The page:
Divorce has far-reaching effects on a child’s emotional and psychological states. These can be measured and identified as short-term and long-term effects. Children of separated or divorced families tend to exhibit self-accusation, codependency, abusive behaviour, and instant or even constant rage. It often manifests as depression, self-harm or suicidal tendency and addiction.
Perception is the vital key to our emotional and mental understanding. The effects of one’s experiences are dependent on the process and their understanding of it. By understanding the impact of separation and divorce within specific periods of a child’s life, you can better help them transition, grow, develop and heal from this difficult and complicated process.
This process happens in the first couple of years after the divorce. These negative factors may be experienced at various levels of intensity and include:
- Conflicts within the family
- Parental lack of communication
- Financial stresses and emotional stresses
These factors make it difficult for the child to adapt to the present situations in their life. They’ll enter a short period of mourning as they resist the drastic changes leaving them shocked, traumatised, and fearful.
Besides their inner conflicts, a parent’s divorce causes feelings of anger, sadness, guilt, loneliness, sorrow, fear, and a sense of being rejected and unloved. This may manifest itself physically as stomach aches, breathing issues, chest pain, and headaches.
If left unaddressed, some feelings can develop into disorders like oversleeping and overeating, particularly within the first year of divorce. These disorders are regarded as psychosomatic.
These unfold following the first two years after the divorce and possibly into adulthood. Children often struggle to adapt to changes within the family and home environment, continuous separation, and possible increased conflict between parents.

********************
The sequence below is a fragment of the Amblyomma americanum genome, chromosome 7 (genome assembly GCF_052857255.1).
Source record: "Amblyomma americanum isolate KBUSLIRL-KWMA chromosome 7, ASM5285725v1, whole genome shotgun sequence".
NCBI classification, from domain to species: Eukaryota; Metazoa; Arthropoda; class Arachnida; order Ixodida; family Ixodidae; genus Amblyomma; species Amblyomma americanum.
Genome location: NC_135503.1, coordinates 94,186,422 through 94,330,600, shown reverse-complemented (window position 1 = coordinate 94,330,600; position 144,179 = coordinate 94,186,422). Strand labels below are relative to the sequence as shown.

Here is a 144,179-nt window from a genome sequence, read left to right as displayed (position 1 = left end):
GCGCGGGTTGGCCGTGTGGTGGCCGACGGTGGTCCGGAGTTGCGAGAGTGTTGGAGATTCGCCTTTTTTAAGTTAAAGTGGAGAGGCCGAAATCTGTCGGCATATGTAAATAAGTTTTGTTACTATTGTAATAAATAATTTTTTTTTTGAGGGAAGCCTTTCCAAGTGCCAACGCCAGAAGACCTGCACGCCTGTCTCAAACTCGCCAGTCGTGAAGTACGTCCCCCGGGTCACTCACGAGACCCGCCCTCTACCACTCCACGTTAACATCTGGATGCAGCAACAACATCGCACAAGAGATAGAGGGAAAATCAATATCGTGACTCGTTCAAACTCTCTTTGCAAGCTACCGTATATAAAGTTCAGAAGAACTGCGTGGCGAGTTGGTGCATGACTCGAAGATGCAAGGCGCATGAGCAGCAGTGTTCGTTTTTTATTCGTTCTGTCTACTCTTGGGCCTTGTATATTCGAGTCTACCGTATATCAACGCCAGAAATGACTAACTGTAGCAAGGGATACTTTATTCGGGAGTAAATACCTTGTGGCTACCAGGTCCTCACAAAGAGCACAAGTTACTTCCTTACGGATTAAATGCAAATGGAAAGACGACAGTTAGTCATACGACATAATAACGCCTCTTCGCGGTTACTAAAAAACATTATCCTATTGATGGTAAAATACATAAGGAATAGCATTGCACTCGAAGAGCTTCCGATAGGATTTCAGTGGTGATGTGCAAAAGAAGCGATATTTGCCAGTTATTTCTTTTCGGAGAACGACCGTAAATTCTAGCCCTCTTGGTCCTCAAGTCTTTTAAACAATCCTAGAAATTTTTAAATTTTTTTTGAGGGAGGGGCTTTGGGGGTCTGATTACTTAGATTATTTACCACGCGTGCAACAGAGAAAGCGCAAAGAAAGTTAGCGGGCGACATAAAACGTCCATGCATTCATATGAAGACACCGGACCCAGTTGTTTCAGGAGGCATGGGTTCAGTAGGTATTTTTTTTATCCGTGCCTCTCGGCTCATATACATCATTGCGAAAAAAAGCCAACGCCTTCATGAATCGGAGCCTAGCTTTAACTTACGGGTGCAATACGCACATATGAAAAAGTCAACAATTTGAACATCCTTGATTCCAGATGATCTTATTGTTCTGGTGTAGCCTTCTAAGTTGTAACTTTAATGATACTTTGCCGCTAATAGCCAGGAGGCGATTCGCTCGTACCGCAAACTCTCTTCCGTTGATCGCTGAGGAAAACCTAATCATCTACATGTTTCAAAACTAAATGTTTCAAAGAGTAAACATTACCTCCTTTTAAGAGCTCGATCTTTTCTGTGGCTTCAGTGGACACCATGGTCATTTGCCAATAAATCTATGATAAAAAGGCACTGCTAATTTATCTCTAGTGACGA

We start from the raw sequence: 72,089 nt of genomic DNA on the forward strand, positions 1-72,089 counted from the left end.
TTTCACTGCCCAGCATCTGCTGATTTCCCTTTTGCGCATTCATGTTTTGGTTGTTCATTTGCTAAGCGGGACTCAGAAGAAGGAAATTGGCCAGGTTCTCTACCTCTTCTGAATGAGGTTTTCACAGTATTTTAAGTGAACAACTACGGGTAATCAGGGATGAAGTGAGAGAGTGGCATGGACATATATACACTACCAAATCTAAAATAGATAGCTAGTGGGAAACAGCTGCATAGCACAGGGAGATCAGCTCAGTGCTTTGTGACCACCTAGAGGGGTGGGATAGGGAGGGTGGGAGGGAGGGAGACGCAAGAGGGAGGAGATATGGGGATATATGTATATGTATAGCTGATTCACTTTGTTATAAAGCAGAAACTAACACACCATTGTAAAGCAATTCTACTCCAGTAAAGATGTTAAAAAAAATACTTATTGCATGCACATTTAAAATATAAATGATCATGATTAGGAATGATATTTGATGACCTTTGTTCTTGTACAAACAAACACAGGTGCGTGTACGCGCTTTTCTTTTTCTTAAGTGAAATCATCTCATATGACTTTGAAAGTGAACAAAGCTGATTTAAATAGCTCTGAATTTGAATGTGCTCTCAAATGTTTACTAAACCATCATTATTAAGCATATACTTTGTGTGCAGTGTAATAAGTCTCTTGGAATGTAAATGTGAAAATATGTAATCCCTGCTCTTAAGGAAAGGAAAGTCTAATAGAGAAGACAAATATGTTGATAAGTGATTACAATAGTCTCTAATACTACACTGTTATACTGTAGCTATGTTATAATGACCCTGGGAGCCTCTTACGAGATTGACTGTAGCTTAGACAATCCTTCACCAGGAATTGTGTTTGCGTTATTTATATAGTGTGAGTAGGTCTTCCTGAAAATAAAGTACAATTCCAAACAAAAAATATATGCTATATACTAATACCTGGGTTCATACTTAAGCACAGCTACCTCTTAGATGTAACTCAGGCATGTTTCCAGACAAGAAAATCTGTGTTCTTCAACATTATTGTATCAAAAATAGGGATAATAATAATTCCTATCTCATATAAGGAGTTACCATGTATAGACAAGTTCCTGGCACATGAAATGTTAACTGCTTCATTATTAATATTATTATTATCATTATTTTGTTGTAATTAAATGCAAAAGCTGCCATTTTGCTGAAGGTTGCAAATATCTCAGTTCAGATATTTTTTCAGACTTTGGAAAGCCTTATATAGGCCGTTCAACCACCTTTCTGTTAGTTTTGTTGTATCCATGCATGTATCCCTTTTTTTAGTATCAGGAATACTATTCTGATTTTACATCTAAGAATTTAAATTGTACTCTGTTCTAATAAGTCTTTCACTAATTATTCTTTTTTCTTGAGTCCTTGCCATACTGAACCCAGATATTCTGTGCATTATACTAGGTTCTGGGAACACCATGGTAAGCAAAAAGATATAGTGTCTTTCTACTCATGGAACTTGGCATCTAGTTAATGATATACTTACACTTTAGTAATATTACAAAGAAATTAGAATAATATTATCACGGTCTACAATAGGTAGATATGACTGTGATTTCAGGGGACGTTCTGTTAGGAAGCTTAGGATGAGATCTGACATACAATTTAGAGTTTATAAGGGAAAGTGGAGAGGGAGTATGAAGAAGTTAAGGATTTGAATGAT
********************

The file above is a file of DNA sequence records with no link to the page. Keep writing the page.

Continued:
This reveals emotional, mental and behavioural problems, which may relate to a lot of difficulty with social adjustment dependent on the intensity of circumstances.
Long-term effects of divorce, when left unresolved, can manifest themselves as interpersonal conflict, inconsistent discipline, lower academic achievement, economic hardship, low self-esteem and trouble maintaining healthy relationships.
During Infancy: Age 0 – 18 Months
Babies are able to sense stress in the house (and between parents) throughout infancy, but they don’t grasp why it’s happening. If the tension continues, they express irritation and get clingy and easily irritated, particularly when they meet new people. Infants can start to regress or exhibit signs of developmental delay.
Their Safe Space
Infants require stability and routine, and they find comfort in familiarity. Maintaining regular daily routines is beneficial, focusing on physical and verbal closeness. Remember that contact with both parents is essential for healthy development. Communication and conversation between both parents regarding what is best for the baby are crucial.
Keep arguments, outbursts and unsavoury behaviour away from the infant, and always remain calm and comforting when changing hands between parents to avoid developmental problems later in life. Remember those important milestones, like a baby’s first words or first steps, should be shared despite your differences.